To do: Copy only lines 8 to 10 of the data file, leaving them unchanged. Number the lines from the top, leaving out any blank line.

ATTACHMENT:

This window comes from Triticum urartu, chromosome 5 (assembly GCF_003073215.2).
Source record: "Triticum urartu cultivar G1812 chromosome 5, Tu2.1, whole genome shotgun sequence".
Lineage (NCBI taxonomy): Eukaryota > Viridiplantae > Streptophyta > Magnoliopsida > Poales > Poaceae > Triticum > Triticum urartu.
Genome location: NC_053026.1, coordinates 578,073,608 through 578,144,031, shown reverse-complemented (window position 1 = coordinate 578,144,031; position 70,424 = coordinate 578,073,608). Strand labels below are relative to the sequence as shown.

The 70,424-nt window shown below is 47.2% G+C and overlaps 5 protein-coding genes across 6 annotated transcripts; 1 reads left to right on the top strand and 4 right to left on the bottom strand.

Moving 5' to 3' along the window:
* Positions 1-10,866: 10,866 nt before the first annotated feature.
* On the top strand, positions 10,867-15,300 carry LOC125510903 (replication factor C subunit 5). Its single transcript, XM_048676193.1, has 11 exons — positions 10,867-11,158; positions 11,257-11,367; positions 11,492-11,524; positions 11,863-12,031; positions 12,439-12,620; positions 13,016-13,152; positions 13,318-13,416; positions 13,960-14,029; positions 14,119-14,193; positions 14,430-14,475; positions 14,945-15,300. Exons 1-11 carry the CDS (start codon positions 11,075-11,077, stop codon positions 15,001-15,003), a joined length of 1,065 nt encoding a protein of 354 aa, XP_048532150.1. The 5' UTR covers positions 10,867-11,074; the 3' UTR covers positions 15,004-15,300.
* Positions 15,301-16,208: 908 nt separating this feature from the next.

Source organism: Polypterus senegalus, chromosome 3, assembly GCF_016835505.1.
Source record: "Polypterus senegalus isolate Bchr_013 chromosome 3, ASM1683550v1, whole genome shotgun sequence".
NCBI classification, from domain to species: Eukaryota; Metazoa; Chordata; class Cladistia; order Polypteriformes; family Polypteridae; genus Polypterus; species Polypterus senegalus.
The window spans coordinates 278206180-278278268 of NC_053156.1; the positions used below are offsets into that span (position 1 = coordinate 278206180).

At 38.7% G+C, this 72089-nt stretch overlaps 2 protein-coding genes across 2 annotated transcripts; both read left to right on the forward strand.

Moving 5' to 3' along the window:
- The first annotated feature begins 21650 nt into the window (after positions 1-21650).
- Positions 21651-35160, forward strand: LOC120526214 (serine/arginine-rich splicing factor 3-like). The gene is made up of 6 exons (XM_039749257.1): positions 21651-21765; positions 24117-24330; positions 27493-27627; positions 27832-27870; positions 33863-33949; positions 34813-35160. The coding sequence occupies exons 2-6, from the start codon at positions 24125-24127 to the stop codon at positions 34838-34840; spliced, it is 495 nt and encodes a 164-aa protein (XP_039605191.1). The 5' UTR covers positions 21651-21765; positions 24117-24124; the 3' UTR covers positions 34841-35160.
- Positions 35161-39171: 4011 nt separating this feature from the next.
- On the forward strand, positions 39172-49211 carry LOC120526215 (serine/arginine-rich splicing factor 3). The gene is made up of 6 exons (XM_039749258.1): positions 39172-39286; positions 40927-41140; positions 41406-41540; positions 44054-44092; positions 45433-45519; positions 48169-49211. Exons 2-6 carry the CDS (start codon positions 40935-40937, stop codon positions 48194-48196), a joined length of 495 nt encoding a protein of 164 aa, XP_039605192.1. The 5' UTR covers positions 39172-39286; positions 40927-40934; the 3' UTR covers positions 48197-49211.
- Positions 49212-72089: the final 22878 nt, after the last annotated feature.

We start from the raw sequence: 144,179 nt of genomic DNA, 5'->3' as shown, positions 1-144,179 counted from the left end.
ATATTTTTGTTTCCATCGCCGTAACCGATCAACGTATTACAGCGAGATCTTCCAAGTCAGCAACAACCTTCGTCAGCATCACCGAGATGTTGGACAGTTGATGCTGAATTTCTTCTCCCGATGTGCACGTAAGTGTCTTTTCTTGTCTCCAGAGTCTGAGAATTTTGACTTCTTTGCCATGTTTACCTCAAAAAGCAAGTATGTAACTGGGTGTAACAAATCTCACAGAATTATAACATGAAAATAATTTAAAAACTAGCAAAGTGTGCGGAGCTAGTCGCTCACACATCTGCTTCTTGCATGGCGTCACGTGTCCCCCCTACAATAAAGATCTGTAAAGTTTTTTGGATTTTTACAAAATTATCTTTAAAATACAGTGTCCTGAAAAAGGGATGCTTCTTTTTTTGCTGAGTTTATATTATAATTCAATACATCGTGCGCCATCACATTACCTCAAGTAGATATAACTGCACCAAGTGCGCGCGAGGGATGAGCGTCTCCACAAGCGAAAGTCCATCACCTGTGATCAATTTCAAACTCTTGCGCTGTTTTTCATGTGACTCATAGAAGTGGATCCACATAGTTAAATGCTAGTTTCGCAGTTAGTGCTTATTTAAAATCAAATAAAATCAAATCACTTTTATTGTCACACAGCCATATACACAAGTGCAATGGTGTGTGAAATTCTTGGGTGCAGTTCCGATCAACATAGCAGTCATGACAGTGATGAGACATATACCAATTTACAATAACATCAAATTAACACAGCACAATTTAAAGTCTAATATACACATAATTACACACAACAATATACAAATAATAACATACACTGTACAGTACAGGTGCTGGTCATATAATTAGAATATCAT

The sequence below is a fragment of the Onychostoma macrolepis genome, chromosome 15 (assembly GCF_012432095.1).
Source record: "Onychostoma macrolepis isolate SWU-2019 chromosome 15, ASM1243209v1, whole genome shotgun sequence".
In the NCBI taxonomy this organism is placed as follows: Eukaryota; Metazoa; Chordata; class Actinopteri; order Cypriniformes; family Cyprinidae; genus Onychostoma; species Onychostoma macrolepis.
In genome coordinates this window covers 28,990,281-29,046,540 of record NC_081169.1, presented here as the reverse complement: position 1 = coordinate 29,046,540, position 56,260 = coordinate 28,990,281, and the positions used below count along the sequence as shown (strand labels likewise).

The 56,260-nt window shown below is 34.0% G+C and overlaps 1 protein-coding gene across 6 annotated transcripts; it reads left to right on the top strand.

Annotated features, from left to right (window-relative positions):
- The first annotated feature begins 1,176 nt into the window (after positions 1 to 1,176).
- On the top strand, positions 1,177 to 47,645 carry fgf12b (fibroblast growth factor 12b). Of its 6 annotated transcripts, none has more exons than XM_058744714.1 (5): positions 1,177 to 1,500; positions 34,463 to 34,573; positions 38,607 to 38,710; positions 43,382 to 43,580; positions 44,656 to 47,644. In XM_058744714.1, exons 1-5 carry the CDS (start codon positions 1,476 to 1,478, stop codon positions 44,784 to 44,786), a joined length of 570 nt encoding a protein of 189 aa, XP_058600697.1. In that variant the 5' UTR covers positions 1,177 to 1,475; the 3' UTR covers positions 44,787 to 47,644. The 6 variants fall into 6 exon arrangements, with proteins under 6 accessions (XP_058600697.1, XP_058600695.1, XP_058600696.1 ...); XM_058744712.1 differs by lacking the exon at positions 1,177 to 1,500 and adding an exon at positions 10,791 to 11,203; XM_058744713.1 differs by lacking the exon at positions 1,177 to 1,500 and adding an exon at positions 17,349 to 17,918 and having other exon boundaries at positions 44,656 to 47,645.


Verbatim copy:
* On the top strand, positions 10,867-15,300 carry LOC125510903 (replication factor C subunit 5). Its single transcript, XM_048676193.1, has 11 exons — positions 10,867-11,158; positions 11,257-11,367; positions 11,492-11,524; positions 11,863-12,031; positions 12,439-12,620; positions 13,016-13,152; positions 13,318-13,416; positions 13,960-14,029; positions 14,119-14,193; positions 14,430-14,475; positions 14,945-15,300. Exons 1-11 carry the CDS (start codon positions 11,075-11,077, stop codon positions 15,001-15,003), a joined length of 1,065 nt encoding a protein of 354 aa, XP_048532150.1. The 5' UTR covers positions 10,867-11,074; the 3' UTR covers positions 15,004-15,300.
* Positions 15,301-16,208: 908 nt separating this feature from the next.

Source organism: Polypterus senegalus, chromosome 3, assembly GCF_016835505.1.